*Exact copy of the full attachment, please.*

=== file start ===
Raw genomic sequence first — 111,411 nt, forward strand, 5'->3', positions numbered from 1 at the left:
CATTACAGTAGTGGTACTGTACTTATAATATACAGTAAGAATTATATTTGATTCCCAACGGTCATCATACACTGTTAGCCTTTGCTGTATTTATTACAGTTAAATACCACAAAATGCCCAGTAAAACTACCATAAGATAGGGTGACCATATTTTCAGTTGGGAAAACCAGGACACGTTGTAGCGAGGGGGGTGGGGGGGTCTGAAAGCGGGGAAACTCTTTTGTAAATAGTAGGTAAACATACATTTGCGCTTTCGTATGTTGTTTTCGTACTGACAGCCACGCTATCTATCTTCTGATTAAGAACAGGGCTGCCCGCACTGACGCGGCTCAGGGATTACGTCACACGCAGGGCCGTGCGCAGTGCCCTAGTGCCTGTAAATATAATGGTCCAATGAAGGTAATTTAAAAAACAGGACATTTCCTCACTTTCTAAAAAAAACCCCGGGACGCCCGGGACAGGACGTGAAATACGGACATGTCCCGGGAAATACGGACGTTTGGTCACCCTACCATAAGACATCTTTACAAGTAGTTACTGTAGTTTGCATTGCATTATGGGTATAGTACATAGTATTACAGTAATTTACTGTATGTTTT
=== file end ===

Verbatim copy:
Raw genomic sequence first — 111,411 nt, forward strand, 5'->3', positions numbered from 1 at the left:
CATTACAGTAGTGGTACTGTACTTATAATATACAGTAAGAATTATATTTGATTCCCAACGGTCATCATACACTGTTAGCCTTTGCTGTATTTATTACAGTTAAATACCACAAAATGCCCAGTAAAACTACCATAAGATAGGGTGACCATATTTTCAGTTGGGAAAACCAGGACACGTTGTAGCGAGGGGGGTGGGGGGGTCTGAAAGCGGGGAAACTCTTTTGTAAATAGTAGGTAAACATACATTTGCGCTTTCGTATGTTGTTTTCGTACTGACAGCCACGCTATCTATCTTCTGATTAAGAACAGGGCTGCCCGCACTGACGCGGCTCAGGGATTACGTCACACGCAGGGCCGTGCGCAGTGCCCTAGTGCCTGTAAATATAATGGTCCAATGAAGGTAATTTAAAAAACAGGACATTTCCTCACTTTCTAAAAAAAACCCCGGGACGCCCGGGACAGGACGTGAAATACGGACATGTCCCGGGAAATACGGACGTTTGGTCACCCTACCATAAGACATCTTTACAAGTAGTTACTGTAGTTTGCATTGCATTATGGGTATAGTACATAGTATTACAGTAATTTACTGTATGTTTT